Saturday, April 19, 2008

The Panorama Route

From the Garden to the Panorama Route in the Mpumalanga Province of South Africa - another visually spectacular region.

This is a photo of the Lonecreek Waterfall just outside the town of Sabie. In the Sabie region, alluvial gold was discovered years before gold was discovered in Johannesburg. On both occasions, this resulted in a "gold rush".

God's Window - aptly named because "on a clear day, you can see forever", but often, the curtain is closed (= thick mist or clouds cover this mountainous area).

Trivia: geologically, this is where the super-continent Godwana "split" about 135 million years ago. From here, Antartica "drifted" southwards.

Bourke's Luck Potholes (right) - situated at the confluence of the Treur ("Sad") and Blyde ("Glad") rivers.

the rivers were so named after a sad farewell and then, a happy reunion by a group of Voortrekker (settlers, who traveled northwards on ox-wagons) under the command of A H Potgieter, during a reconnaissance expedition to investigate the possibility of a trade route to Delagoa Bay (today Maputo, in Mocambique), where the Portuguese colonists had settled.

Over millions of years, powerful whirlpools swirled stones and sand around to create the up to 6m deep potholes in rock - a truly magnificent, natural wonder to behold. The potholes were named after a 19th century digger, who incorrectly predicted that a fortune of gold nuggets would be found here.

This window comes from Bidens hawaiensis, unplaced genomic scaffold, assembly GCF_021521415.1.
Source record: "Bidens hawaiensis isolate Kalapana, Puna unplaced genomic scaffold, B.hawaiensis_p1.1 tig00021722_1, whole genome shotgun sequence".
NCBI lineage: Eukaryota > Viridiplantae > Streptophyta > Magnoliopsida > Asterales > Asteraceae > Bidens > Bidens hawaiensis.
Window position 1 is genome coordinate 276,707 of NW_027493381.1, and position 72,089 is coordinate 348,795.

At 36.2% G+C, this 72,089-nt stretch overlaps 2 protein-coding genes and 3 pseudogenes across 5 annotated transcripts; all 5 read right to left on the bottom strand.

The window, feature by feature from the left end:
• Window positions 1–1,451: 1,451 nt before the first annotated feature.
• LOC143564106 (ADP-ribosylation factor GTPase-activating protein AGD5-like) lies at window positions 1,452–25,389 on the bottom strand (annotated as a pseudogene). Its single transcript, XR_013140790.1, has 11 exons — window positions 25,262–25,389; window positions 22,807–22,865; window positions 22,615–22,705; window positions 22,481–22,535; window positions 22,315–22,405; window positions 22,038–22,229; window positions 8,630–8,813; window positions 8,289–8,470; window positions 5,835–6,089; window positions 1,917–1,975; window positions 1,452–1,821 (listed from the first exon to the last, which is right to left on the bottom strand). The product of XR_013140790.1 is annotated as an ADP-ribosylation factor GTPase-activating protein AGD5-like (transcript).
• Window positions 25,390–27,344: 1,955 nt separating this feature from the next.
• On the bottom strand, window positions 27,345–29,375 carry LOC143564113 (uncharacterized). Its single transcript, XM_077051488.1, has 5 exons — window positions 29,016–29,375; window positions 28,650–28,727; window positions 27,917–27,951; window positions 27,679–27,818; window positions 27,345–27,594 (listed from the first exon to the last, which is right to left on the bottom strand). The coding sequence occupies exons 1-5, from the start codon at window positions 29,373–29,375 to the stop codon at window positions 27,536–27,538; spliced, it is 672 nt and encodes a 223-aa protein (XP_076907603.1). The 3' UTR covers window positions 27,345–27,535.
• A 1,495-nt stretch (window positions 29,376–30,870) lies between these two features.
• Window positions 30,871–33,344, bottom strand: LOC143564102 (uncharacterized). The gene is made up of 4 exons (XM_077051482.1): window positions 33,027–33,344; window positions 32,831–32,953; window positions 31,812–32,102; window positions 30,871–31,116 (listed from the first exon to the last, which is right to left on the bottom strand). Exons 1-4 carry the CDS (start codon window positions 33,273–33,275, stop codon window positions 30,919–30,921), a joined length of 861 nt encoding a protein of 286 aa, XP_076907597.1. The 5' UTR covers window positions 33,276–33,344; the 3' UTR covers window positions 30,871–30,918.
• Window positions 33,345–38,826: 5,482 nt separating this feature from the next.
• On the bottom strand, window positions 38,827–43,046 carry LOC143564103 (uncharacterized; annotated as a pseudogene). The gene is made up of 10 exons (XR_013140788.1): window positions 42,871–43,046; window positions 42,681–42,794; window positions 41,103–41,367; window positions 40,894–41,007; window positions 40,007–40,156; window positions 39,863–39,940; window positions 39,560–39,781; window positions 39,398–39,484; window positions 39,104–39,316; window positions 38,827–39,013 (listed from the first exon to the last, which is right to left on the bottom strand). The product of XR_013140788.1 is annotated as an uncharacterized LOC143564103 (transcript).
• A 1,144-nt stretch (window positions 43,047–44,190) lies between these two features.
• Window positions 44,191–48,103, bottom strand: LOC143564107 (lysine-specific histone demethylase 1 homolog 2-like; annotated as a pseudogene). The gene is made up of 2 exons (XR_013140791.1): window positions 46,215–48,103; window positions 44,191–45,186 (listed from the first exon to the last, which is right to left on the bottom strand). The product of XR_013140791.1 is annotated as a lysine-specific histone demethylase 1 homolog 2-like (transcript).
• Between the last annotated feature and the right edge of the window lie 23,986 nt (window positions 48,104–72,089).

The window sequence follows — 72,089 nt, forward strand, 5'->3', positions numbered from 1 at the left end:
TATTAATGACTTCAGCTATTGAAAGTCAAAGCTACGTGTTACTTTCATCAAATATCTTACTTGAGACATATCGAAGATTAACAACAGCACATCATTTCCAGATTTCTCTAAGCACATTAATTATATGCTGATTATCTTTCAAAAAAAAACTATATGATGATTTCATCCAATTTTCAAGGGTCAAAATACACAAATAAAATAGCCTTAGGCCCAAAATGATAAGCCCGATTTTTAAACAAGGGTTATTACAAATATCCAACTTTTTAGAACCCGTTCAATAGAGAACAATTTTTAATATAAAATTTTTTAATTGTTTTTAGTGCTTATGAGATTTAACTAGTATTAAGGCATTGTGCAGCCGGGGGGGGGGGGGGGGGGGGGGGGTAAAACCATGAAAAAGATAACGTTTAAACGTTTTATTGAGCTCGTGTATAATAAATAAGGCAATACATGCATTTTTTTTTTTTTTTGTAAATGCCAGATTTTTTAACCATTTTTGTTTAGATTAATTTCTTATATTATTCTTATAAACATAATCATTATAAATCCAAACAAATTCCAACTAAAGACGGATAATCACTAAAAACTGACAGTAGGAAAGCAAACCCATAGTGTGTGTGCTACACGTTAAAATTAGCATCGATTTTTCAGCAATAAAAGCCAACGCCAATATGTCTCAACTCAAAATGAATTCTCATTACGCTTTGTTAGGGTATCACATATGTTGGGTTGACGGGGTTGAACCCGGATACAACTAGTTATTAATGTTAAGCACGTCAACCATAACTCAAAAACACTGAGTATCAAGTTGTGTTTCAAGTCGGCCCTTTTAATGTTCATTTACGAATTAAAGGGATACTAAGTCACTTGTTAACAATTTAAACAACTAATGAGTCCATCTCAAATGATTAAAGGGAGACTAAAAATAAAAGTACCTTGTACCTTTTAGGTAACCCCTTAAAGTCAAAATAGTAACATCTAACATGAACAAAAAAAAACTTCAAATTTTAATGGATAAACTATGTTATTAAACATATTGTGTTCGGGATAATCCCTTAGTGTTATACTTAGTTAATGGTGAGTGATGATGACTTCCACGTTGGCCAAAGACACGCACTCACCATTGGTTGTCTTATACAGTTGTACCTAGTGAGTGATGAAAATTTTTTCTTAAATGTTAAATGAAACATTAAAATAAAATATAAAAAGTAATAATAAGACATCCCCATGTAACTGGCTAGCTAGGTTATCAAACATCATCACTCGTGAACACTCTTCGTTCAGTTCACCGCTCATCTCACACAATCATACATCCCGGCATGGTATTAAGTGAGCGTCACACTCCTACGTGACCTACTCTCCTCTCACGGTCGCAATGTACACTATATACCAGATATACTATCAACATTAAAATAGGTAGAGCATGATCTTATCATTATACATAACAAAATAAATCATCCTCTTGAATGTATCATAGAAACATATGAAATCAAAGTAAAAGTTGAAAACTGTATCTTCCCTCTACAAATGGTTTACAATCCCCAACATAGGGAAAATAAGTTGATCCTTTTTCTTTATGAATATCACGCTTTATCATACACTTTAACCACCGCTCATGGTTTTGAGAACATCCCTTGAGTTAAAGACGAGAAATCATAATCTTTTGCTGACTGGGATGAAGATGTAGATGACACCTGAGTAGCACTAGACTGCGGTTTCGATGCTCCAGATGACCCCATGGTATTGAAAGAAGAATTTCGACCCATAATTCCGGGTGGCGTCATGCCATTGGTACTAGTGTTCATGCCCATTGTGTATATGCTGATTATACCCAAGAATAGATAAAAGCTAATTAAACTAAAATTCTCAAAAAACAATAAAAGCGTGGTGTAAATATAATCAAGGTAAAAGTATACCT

Lichen grows on the "walls" of hard Quartzite rocks along the Blyde River Canyon, said to be one of only 3 "true" canyons in the world. The other two are the Grand Canyon (USA) and the Fish River Canyon (Namibia).

One of the most photographed sites in South Africa (left) - the "Three Rondawels" (named after the so called, traditional round huts).

in contrast to the Dutch settlers (who named these outcrops), the local BaPedi named them after a 19th century chief's (Marepe) three wives - Magabollo, Mogolodikwe and Maserotto.

Every visit to the Blyde River Canyon is like a new experience. Depending on weather conditions, the view is accordingly - different.

Trivia: here, the (northern) Drakensberg escarpment forms a 1600m "barrier" to warm, moist air drifting in from the Indian Ocean. As the warm moisture-laden air rises up from the lowveld, it cools down and generates cloud and mist, which gives rise to a relatively high rainfall in this area.

Would you be interested in my photos with higher resolution (the original photos)? Please comment (click on comments below).
I'm busy researching if it's viable to create another blog, from which my high resolution photos can be downloaded.

No comments: